Several smaller types of spider are also free-roaming hunters; jumping spiders, sac spiders, and crab spiders fit into this grouping. Jumping spiders are, in my opinion, the cutest and most charismatic of the spiders. Immediately recognizable by their enormous anterior median eyes, jumping spiders are very visual and can often be observed turning to look around. They are also commonly considered to be the most intelligent of the spiders, and they will often make eye contact with you if you observe them closely enough. They hunt like tiny, 8-legged panthers, stealthily creeping up on prey until they get within pouncing distance. Jumping spiders are excellent climbers, and may be found roaming the inside of windows to hunt flies that become trapped inside.
Sac spiders are small to medium-sized and tend to be pale yellowish in color. They get their name for spinner little silk “sacs” that they rest in. Despite their small size, these spiders can be somewhat defensive, and their bites have been implicated in minor necrotic lesions, though it is unclear whether the lesions are a reaction to the spider’s venom or a bacterial infection that establishes in the bite wound.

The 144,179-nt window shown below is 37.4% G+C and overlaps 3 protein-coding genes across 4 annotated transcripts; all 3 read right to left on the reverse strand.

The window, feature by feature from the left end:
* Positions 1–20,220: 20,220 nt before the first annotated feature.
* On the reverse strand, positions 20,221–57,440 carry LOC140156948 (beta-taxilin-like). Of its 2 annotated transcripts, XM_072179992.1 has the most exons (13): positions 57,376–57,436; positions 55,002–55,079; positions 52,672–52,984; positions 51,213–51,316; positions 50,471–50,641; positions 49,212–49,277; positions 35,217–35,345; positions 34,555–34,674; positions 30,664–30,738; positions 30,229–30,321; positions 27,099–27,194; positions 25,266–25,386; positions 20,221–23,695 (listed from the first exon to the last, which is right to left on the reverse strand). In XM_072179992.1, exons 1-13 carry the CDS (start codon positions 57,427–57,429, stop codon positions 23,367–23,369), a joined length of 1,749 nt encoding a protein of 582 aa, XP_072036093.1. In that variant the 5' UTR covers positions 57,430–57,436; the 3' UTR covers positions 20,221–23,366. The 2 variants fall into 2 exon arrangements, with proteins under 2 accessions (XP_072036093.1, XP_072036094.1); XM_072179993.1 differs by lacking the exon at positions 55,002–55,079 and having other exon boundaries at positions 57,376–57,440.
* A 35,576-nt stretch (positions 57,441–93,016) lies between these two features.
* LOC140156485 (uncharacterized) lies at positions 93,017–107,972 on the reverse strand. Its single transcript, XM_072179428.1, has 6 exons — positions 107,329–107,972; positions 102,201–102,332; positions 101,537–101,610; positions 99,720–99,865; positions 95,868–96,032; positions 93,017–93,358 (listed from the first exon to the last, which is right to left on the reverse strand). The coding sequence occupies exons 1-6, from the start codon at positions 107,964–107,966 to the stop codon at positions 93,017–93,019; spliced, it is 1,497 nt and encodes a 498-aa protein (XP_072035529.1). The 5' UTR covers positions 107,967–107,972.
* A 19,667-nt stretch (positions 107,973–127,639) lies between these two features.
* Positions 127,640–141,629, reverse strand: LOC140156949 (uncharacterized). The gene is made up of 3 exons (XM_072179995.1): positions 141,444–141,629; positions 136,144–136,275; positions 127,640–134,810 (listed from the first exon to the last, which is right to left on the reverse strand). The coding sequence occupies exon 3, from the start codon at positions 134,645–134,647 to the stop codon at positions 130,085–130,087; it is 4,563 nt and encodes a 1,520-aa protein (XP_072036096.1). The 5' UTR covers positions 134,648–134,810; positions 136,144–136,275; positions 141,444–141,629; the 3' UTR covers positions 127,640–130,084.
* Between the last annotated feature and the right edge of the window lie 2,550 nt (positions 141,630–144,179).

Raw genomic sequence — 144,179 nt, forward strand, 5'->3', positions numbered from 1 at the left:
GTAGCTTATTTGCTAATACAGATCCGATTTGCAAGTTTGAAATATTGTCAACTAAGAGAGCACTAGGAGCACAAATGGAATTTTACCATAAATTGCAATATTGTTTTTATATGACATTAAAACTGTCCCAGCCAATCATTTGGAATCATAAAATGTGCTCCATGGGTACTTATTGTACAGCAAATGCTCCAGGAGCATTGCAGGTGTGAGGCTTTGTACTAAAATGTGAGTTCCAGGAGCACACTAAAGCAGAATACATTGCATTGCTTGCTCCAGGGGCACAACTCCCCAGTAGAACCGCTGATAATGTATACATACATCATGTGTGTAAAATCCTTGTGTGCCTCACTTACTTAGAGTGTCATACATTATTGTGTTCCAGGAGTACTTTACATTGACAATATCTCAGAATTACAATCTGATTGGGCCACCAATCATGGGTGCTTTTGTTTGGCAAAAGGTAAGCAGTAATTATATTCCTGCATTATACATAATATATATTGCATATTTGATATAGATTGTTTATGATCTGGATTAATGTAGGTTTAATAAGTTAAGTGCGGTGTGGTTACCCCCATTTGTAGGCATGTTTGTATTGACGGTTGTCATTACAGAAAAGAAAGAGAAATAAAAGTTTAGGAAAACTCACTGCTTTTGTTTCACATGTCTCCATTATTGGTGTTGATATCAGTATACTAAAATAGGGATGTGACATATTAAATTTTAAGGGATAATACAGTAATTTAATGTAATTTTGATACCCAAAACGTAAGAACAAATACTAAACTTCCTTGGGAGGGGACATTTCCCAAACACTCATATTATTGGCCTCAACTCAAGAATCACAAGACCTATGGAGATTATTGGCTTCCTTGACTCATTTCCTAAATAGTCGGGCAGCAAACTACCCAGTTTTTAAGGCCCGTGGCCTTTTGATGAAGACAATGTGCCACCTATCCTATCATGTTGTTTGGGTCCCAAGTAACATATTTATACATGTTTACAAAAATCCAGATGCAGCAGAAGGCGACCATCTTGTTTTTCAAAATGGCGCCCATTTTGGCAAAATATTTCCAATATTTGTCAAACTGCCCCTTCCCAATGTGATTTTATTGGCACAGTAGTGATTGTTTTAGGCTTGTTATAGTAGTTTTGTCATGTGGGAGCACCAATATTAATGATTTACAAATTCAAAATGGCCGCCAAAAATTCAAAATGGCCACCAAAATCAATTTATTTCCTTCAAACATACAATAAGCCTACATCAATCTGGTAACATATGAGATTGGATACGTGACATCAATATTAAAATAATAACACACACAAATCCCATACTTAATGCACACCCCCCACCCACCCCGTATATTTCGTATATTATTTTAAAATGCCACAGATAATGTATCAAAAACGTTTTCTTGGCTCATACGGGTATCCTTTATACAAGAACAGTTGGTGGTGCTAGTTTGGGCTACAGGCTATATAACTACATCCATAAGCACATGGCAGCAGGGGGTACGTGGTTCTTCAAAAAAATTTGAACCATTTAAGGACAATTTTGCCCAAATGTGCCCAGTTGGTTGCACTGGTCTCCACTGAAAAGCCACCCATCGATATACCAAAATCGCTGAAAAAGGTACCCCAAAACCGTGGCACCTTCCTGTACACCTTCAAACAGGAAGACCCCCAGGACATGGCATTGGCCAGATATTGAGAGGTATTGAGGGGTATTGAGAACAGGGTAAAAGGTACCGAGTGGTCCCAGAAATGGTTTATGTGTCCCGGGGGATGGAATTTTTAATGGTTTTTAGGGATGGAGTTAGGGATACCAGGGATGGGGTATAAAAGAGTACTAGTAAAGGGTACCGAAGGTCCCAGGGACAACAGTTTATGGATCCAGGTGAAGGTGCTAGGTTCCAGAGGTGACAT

Crab spiders come in several different varieties. All of the crab spiders hold their front legs at an angle, with the “top” of the leg angled backward. The thomisid crab spiders really earn the “crab” name, with the first four legs far larger than the rear four and usually held aloft so they look like crab claws. Some of the thomisid crab spiders are brightly colored – usually white, yellow, or pink – and sit on or near flowers to ambush pollinators. Others are mottled brown and camouflaged, and ambush crawling insects on the ground. The philodromid crab spiders, also known as “running crab spiders” are small brownish or grayish spiders. The front four legs are slightly longer than the back four, but the difference is subtle and the spiders rest with on all eight legs rather than holding the first four aloft like in the thomisid crab spiders. Finally, the giant crab spiders, also known as huntsman spiders, are very large spiders (typically larger than fishing spiders), but are not found as far north as the Midwest – though they can be found across the southern United States.